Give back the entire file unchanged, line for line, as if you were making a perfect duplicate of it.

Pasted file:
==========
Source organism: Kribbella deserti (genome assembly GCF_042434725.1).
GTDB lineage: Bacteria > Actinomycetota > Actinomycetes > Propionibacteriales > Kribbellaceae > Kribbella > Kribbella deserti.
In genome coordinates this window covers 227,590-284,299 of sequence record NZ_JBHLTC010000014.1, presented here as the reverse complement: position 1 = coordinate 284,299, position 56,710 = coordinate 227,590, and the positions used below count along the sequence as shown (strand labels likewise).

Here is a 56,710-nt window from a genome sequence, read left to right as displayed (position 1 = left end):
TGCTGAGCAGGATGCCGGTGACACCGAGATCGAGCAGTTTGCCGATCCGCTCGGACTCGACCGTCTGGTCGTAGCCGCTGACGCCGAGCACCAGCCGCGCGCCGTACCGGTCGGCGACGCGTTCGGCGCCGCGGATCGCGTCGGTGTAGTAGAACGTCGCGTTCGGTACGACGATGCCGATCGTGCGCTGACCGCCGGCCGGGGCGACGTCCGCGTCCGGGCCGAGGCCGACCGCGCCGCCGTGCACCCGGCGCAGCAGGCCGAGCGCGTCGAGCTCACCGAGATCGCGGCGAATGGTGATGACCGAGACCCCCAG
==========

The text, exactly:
Source organism: Kribbella deserti (genome assembly GCF_042434725.1).
GTDB lineage: Bacteria > Actinomycetota > Actinomycetes > Propionibacteriales > Kribbellaceae > Kribbella > Kribbella deserti.
In genome coordinates this window covers 227,590-284,299 of sequence record NZ_JBHLTC010000014.1, presented here as the reverse complement: position 1 = coordinate 284,299, position 56,710 = coordinate 227,590, and the positions used below count along the sequence as shown (strand labels likewise).

Here is a 56,710-nt window from a genome sequence, read left to right as displayed (position 1 = left end):
TGCTGAGCAGGATGCCGGTGACACCGAGATCGAGCAGTTTGCCGATCCGCTCGGACTCGACCGTCTGGTCGTAGCCGCTGACGCCGAGCACCAGCCGCGCGCCGTACCGGTCGGCGACGCGTTCGGCGCCGCGGATCGCGTCGGTGTAGTAGAACGTCGCGTTCGGTACGACGATGCCGATCGTGCGCTGACCGCCGGCCGGGGCGACGTCCGCGTCCGGGCCGAGGCCGACCGCGCCGCCGTGCACCCGGCGCAGCAGGCCGAGCGCGTCGAGCTCACCGAGATCGCGGCGAATGGTGATGACCGAGACCCCCAG